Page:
Print Friendly, PDF & Email

It was the happiest day of her life. Little did she know it was also the last.

When a woman’s body is found in the grounds of a ruined priory, Detective Imogen Evans realises she is dealing with a serial killer—a killer whose victims appear to die in a state of bliss, eyes open, smiles forever frozen on their faces.

A few miles away, single dad Ben Hofland believes his fortunes are changing at last. Forced to move back to the sleepy village where he grew up following the breakdown of his marriage, Ben finally finds work. What’s more, the bullies who have been terrorising his son, Ollie, disappear. For the first time in months, Ben feels lucky.

But he is unaware that someone is watching him and Ollie. Someone who wants nothing but happiness for Ben.

Happiness…and death.

THE LUCKY ONES author, Mark Edwards, spent some time discussing his latest thriller with The Big Thrill:

What do you hope readers will take away from this book?

THE LUCKY ONES features a serial killer who manipulates his victims’ lives to make them happy before he kills them, so they have what appears to be a good dose of luck in the months leading up to their deaths. I want readers to finish the book feeling anxious. What if that recent stroke of luck wasn’t lucky after all? What if you have a twisted guardian angel watching over you? Of course, I also want readers to end the book satisfied that they’ve enjoyed a thumping good creepy read with a surprise or three at the end.

How does this book make a contribution to the genre?

In most psychological thrillers the protagonist gets into increasing trouble and danger as the book progresses. The writer makes them suffer until they have to fight back. In THE LUCKY ONES, I have inverted that: my main character starts at his lowest point—jobless, divorced, caring for a sick mother and bullied son—before things go right for him. Or, at least, they appear to. It’s a neat twist on familiar tropes. It’s also one of the first crime novels to be set in the beautiful county of Shropshire, England, once described as ‘the closest earthly place to paradise’. I love ‘trouble in paradise’ novels and enjoyed making terrible things happen in picturesque places.

Was there anything new you discovered, or that surprised you, as you wrote this book?

The killer in THE LUCKY ONES, known as the Viper, kills his victims by injecting them with an overdose of morphine. This is because he wants them to die as painlessly as possibly. I spent a lot of time researching the effects of morphine and was surprised to find that it is essentially exactly the same as heroin, only with a medical respectability. It’s also a highly controlled substance and very difficult to get hold of, especially since the UK’s most prolific serial killer, Harold Shipman—a doctor who used morphine to murder scores of elderly people—was caught. I had to figure out how my murderer could get hold of it, which led to a lot of conversations with chemists and paramedics.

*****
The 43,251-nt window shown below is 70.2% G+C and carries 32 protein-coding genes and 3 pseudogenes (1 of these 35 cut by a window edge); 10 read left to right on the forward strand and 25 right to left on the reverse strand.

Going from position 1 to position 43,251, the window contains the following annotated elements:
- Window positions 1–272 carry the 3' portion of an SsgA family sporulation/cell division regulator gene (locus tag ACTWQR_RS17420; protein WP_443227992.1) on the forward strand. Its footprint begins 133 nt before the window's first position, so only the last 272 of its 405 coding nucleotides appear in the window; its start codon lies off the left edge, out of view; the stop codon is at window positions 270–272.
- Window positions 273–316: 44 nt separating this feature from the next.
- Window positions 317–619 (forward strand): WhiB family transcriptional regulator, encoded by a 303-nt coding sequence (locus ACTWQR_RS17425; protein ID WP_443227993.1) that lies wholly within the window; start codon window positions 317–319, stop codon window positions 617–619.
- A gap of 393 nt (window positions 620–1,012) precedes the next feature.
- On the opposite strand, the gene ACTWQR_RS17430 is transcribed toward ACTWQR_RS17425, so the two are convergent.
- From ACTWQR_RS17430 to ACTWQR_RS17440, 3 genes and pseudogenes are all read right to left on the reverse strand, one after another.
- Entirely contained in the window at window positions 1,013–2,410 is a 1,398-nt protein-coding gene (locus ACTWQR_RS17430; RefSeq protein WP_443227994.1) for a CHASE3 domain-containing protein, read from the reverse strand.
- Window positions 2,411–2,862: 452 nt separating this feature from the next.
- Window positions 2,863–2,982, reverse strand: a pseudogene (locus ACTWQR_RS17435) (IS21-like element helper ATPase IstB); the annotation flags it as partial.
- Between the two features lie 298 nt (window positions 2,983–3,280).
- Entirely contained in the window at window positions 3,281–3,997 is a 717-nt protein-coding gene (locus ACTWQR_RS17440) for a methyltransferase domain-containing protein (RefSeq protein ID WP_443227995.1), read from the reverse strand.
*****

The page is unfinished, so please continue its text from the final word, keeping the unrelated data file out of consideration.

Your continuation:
No spoilers, but what can you tell us about your book that we won’t find in the jacket copy or the PR material?

Some of the early reviews have commented on how many good characters are in this book, including some minor players. There’s a pathologist in THE LUCKY ONES called Karen Lamb who, I think, is one of my best creations. She only appears briefly but she was great fun to write. She gets on rather better with dead people than she does with the living. Her chapters also contain a Thomas Harris joke that I’m very proud of!

What authors or books have influenced your career as a writer, and why?

I used to read a lot of ‘literary fiction’ in my early twenties – books in which not a great deal happened—until I discovered Michael Connelly and James Ellroy. The first Connelly book I read was The Poet, a superb serial killer novel, before moving on to the Bosch series, which I’m still reading now, twenty years later. The Black Dahlia and The Big Nowhere by Ellroy hit me like a pair of runaway trucks. I was blown away by the sheer ferocity of the language, the dark humour and twisting plot lines. I aim to write books that hit readers in the same way.


Mark Edwards writes psychological thrillers in which scary things happen to ordinary people, and is inspired by writers such as Stephen King, Ira Levin, Ruth Rendell and Linwood Barclay.

He is the author of four #1 bestsellers: Follow You Home (a finalist in the Goodreads Choice Awards 2015), The Magpies, Because She Loves Me, and The Devil’s Work, along with What You Wish For and six novels co-written with Louise Voss. All of his books are inspired by real-life experiences.

Originally from the south coast of England, Mark now lives in the West Midlands with his wife, their three children, a ginger cat, and a Golden Retriever.

Mark loves hearing from readers and can be contacted via his website.

Latest posts by ITW (see all)